Album Premiere: Convocation – No Dawn for the Caliginous Night
Beautiful and devastating
Any musician can tell you that it’s much harder doing slow music than fast. Precision becomes more important at lower tempos as mistakes become more obvious, and there’s a natural tendency to rush things that makes it that much more difficult to maintain an even pace. Moreover, it’s hard making slow music interesting, especially in a generally up-tempo genre like metal. Dynamics, texture, all these components of songwriting that tend to get left by the wayside are suddenly of paramount importance, and it takes a lot of skill to bring those out while also still feeling “metal.”
And that is all precisely why No Dawn for the Caliginous Night is so damn good. Everything on this album feels meticulously plotted out, placed with such perfect intentionality and care that it never feels slow despite being slow, if you catch my drift. If you don’t, then worry not: we’ve got the full stream for you right here. Sit down with your best set of speakers and stab that mf’n play button.
As mentioned above, dynamics and texture are extremely important in this style of music, and Convocation never slack in keeping the music varied on both those fronts. Right away you’ll notice organ alongside the guitar, drifting in and out with various strings and choral moments. I love when the cello cuts through the mix; there’s a particularly powerful moment partway through closing track “Procession” with it leading into a synth string bridge that might have sounded cheesy were it not so cathartic. It’s rare that this type of instrumentation feels like it’s used appropriately alongside heavy distortion and death growls, but here, it’s downright essential. That lead melody on “Atychiphobia” would be lesser were it played on guitars, and the whole of the album sounds so rich with all these instruments across its runtime.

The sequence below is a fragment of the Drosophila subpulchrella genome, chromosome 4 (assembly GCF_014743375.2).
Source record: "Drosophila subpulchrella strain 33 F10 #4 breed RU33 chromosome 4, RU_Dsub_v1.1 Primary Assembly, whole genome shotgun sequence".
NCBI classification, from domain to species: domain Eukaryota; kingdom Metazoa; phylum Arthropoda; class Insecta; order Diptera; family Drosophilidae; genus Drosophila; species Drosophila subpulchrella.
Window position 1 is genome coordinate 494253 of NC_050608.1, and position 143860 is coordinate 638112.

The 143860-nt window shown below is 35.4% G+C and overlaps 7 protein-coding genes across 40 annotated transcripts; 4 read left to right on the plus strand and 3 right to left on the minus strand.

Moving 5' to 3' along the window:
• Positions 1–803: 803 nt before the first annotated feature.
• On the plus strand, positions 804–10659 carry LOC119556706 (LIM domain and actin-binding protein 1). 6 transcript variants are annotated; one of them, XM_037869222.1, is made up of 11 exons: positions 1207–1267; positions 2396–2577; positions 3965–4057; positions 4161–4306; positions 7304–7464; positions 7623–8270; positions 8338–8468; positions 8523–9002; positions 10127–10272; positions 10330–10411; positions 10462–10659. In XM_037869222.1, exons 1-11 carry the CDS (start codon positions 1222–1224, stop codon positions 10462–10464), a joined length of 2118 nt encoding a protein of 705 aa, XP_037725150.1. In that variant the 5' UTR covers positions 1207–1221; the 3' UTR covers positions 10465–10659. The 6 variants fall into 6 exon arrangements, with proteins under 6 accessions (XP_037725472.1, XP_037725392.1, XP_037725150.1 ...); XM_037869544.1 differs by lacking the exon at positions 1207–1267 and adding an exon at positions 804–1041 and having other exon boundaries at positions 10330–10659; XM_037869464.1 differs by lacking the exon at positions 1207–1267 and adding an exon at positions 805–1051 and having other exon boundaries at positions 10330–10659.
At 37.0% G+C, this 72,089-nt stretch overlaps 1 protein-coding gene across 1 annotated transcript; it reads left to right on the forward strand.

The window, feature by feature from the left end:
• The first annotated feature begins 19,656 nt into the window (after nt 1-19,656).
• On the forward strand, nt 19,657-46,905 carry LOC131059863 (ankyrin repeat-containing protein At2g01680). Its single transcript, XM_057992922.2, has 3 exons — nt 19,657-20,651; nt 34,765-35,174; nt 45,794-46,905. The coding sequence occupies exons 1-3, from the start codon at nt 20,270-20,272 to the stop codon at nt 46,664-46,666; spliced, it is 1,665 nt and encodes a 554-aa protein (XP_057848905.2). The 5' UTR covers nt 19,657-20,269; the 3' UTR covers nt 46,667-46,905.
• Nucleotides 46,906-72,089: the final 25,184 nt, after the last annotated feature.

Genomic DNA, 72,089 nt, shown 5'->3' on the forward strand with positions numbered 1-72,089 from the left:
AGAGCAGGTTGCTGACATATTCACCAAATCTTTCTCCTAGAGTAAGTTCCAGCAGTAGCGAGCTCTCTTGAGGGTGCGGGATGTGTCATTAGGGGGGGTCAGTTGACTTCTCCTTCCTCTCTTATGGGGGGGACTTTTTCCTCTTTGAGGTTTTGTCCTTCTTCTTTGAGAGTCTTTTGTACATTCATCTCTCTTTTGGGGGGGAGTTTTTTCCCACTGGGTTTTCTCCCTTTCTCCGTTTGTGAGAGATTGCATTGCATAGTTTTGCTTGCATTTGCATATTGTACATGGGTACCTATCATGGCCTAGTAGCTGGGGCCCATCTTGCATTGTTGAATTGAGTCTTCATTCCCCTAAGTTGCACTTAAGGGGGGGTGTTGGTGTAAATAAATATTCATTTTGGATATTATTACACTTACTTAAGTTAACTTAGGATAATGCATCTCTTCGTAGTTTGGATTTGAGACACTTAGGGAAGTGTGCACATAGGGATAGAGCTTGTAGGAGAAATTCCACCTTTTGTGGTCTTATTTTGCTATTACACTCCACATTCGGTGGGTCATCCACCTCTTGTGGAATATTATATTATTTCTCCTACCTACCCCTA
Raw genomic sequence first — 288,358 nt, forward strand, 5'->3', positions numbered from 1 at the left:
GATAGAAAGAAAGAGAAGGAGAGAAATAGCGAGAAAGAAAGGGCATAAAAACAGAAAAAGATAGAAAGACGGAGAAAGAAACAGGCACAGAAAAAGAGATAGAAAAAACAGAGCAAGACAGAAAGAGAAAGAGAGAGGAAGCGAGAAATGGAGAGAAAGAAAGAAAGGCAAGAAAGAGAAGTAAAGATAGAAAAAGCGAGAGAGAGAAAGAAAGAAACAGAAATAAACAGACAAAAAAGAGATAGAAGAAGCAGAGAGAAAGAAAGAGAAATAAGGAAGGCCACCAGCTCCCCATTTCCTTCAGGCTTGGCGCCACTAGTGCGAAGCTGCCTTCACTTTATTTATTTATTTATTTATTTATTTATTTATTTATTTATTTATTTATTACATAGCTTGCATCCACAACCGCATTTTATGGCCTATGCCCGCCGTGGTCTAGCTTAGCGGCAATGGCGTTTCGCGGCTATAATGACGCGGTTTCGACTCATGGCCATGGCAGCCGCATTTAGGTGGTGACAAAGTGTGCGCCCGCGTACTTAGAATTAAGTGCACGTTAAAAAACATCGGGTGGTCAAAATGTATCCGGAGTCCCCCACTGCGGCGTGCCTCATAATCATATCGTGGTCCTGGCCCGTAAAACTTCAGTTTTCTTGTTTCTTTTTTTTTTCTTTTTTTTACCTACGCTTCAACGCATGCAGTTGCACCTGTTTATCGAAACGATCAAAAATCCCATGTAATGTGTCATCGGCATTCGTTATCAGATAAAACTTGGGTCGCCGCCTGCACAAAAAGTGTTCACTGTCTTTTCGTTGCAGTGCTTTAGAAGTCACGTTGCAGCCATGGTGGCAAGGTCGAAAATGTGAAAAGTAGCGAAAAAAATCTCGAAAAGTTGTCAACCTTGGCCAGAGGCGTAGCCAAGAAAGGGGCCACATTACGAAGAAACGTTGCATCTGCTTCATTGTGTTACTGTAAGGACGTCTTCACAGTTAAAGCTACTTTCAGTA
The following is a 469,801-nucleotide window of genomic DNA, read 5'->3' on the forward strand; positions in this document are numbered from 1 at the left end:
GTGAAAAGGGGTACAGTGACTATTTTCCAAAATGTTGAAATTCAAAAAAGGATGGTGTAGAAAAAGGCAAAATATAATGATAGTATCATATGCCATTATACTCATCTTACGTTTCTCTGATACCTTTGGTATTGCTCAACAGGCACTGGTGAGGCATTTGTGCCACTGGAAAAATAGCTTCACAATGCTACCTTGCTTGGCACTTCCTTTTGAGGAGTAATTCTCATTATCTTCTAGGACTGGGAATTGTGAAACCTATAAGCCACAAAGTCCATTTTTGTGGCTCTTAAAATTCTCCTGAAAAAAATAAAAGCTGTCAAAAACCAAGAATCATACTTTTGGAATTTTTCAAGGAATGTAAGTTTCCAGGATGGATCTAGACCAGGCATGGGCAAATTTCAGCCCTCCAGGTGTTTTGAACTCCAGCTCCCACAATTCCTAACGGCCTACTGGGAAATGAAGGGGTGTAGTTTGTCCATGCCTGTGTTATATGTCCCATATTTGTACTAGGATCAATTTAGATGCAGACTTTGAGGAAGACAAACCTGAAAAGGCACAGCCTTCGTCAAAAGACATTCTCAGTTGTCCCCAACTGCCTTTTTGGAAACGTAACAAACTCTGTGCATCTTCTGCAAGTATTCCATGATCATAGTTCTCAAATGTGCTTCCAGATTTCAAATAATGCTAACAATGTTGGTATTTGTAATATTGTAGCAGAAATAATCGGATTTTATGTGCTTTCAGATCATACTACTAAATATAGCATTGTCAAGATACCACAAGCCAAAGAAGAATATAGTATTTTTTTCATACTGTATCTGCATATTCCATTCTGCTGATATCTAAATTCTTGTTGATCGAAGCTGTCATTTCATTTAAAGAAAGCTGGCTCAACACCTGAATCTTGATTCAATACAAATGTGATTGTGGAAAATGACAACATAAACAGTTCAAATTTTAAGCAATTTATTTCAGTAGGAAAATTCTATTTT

The other big draw for me is the type of emotion expressed across the album. Funeral doom it may be, but it mostly eschews the mournful dreary trappings of the genre in favor of rage and fear. This is played out through everything from the flow of the songs to the vocals and even to the guitar tone. It simmers and seethes, building to these explosive moments of raw power and emotion that continue to leave me floored on repeat listens.
It’s only in recent years that I’ve started to test the waters of funeral doom (we can thank Atramentus for that), and it’s still not my go-to genre, but I feel I can say with some confidence that Convocation represents some of the best of what it has to offer with their latest. It is a monster of an album, gripping from start to finish, about as close to perfect as one can get. Funeral doom might not be everyone’s thing, but as the strings swell and the vocals howl, even the most stubborn of nonbelievers will be drawn in by this masterpiece.